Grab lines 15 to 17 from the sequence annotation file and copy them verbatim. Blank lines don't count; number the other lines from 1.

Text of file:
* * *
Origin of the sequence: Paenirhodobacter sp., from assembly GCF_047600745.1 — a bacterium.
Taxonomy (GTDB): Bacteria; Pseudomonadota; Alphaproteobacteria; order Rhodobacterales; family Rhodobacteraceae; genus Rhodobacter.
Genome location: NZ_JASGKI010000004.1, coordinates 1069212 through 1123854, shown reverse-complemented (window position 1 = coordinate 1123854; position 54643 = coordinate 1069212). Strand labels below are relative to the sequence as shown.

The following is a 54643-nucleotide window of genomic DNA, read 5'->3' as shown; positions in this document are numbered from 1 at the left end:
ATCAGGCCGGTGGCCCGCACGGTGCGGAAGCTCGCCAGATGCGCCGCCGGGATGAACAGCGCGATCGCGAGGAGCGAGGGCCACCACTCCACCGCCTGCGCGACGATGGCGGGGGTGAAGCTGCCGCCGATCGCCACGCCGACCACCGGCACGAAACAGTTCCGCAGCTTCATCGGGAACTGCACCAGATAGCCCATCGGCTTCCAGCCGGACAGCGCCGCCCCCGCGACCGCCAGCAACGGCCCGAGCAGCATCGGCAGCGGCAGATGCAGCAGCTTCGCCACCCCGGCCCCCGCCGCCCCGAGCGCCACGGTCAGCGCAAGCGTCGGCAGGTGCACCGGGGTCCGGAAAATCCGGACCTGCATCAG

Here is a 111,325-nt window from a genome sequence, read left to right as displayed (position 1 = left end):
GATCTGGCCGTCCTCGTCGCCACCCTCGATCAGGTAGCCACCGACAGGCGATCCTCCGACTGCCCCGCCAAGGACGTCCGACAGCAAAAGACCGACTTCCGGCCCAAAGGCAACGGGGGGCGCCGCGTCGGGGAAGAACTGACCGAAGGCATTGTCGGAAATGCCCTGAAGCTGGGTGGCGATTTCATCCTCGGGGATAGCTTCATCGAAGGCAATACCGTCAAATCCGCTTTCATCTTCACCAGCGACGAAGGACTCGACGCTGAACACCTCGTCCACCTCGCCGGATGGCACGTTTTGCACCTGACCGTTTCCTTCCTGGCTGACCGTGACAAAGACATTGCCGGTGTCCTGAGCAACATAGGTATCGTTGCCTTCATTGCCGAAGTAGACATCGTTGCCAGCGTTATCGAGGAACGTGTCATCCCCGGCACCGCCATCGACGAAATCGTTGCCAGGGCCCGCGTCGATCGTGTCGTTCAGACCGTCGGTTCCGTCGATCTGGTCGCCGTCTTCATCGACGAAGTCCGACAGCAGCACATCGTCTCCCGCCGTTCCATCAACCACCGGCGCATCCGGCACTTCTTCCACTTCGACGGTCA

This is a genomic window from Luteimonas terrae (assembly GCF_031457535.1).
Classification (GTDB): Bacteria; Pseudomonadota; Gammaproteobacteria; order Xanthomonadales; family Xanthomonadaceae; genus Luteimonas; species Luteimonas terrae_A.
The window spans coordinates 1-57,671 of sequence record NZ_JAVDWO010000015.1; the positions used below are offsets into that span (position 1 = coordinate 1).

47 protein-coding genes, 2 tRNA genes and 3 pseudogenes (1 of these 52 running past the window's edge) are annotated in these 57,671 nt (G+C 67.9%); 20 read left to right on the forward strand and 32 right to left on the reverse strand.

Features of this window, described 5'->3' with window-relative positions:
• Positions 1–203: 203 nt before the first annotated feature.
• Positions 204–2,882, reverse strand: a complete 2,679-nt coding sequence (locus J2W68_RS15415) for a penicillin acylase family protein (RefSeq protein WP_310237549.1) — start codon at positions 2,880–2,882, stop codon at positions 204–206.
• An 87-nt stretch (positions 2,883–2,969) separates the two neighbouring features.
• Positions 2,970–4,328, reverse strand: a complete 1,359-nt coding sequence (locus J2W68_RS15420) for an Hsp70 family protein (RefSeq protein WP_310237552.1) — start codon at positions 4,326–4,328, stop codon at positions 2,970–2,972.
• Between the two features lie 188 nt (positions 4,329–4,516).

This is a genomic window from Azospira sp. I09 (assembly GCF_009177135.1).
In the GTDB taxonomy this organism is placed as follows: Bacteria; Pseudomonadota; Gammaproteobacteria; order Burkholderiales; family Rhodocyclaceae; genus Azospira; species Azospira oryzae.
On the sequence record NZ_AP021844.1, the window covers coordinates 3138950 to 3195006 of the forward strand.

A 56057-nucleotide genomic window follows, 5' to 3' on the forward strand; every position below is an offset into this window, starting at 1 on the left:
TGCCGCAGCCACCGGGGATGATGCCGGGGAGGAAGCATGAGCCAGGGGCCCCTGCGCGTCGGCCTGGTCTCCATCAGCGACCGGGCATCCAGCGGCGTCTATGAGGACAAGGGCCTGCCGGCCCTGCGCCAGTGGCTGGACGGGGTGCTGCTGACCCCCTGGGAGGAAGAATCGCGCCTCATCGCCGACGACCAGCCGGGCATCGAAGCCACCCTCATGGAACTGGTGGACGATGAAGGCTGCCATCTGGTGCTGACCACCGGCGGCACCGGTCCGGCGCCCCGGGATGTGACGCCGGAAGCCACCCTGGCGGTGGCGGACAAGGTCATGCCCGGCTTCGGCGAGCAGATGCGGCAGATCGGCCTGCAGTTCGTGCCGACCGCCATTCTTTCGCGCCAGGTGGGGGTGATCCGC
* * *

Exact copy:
• An 87-nt stretch (positions 2,883–2,969) separates the two neighbouring features.
• Positions 2,970–4,328, reverse strand: a complete 1,359-nt coding sequence (locus J2W68_RS15420) for an Hsp70 family protein (RefSeq protein WP_310237552.1) — start codon at positions 4,326–4,328, stop codon at positions 2,970–2,972.
• Between the two features lie 188 nt (positions 4,329–4,516).